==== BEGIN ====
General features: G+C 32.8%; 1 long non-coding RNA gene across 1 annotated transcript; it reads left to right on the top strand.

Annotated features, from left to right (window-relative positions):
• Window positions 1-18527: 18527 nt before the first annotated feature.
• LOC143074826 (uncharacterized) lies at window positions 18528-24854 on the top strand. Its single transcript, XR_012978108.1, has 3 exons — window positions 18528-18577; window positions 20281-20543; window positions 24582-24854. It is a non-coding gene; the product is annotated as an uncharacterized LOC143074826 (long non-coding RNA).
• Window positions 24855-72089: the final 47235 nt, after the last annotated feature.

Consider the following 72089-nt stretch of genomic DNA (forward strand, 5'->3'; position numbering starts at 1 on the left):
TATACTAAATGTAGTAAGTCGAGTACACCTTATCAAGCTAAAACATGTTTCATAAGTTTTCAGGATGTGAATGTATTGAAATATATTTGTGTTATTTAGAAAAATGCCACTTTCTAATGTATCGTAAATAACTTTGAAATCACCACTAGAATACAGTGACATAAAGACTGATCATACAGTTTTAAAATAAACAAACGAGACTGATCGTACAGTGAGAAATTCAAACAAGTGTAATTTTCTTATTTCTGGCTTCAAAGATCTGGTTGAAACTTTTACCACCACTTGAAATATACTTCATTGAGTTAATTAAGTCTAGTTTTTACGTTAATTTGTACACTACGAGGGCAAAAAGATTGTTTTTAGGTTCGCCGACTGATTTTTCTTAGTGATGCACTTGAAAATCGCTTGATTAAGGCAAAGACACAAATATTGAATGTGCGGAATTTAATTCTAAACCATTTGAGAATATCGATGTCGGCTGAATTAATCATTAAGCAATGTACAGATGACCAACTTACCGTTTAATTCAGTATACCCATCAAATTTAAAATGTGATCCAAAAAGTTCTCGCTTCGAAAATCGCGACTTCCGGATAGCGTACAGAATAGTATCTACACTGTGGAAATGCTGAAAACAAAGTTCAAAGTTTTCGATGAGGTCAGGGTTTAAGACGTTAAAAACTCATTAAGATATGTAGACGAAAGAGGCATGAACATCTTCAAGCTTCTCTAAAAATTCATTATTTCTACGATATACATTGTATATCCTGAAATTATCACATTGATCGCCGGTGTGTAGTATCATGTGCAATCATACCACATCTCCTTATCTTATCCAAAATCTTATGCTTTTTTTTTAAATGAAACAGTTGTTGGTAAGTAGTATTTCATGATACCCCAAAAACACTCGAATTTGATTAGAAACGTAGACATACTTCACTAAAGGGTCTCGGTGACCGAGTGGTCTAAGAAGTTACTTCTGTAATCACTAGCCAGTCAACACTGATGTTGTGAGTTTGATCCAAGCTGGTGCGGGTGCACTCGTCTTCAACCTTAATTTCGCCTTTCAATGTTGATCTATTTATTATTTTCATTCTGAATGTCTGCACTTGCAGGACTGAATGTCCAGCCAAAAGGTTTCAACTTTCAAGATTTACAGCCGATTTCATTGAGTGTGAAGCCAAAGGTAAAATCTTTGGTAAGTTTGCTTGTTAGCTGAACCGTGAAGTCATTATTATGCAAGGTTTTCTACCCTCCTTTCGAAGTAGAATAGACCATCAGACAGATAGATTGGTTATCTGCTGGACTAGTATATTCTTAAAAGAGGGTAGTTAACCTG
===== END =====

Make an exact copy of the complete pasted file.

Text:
General features: G+C 32.8%; 1 long non-coding RNA gene across 1 annotated transcript; it reads left to right on the top strand.

Annotated features, from left to right (window-relative positions):
• Window positions 1-18527: 18527 nt before the first annotated feature.
• LOC143074826 (uncharacterized) lies at window positions 18528-24854 on the top strand. Its single transcript, XR_012978108.1, has 3 exons — window positions 18528-18577; window positions 20281-20543; window positions 24582-24854. It is a non-coding gene; the product is annotated as an uncharacterized LOC143074826 (long non-coding RNA).
• Window positions 24855-72089: the final 47235 nt, after the last annotated feature.

Consider the following 72089-nt stretch of genomic DNA (forward strand, 5'->3'; position numbering starts at 1 on the left):
TATACTAAATGTAGTAAGTCGAGTACACCTTATCAAGCTAAAACATGTTTCATAAGTTTTCAGGATGTGAATGTATTGAAATATATTTGTGTTATTTAGAAAAATGCCACTTTCTAATGTATCGTAAATAACTTTGAAATCACCACTAGAATACAGTGACATAAAGACTGATCATACAGTTTTAAAATAAACAAACGAGACTGATCGTACAGTGAGAAATTCAAACAAGTGTAATTTTCTTATTTCTGGCTTCAAAGATCTGGTTGAAACTTTTACCACCACTTGAAATATACTTCATTGAGTTAATTAAGTCTAGTTTTTACGTTAATTTGTACACTACGAGGGCAAAAAGATTGTTTTTAGGTTCGCCGACTGATTTTTCTTAGTGATGCACTTGAAAATCGCTTGATTAAGGCAAAGACACAAATATTGAATGTGCGGAATTTAATTCTAAACCATTTGAGAATATCGATGTCGGCTGAATTAATCATTAAGCAATGTACAGATGACCAACTTACCGTTTAATTCAGTATACCCATCAAATTTAAAATGTGATCCAAAAAGTTCTCGCTTCGAAAATCGCGACTTCCGGATAGCGTACAGAATAGTATCTACACTGTGGAAATGCTGAAAACAAAGTTCAAAGTTTTCGATGAGGTCAGGGTTTAAGACGTTAAAAACTCATTAAGATATGTAGACGAAAGAGGCATGAACATCTTCAAGCTTCTCTAAAAATTCATTATTTCTACGATATACATTGTATATCCTGAAATTATCACATTGATCGCCGGTGTGTAGTATCATGTGCAATCATACCACATCTCCTTATCTTATCCAAAATCTTATGCTTTTTTTTTAAATGAAACAGTTGTTGGTAAGTAGTATTTCATGATACCCCAAAAACACTCGAATTTGATTAGAAACGTAGACATACTTCACTAAAGGGTCTCGGTGACCGAGTGGTCTAAGAAGTTACTTCTGTAATCACTAGCCAGTCAACACTGATGTTGTGAGTTTGATCCAAGCTGGTGCGGGTGCACTCGTCTTCAACCTTAATTTCGCCTTTCAATGTTGATCTATTTATTATTTTCATTCTGAATGTCTGCACTTGCAGGACTGAATGTCCAGCCAAAAGGTTTCAACTTTCAAGATTTACAGCCGATTTCATTGAGTGTGAAGCCAAAGGTAAAATCTTTGGTAAGTTTGCTTGTTAGCTGAACCGTGAAGTCATTATTATGCAAGGTTTTCTACCCTCCTTTCGAAGTAGAATAGACCATCAGACAGATAGATTGGTTATCTGCTGGACTAGTATATTCTTAAAAGAGGGTAGTTAACCTG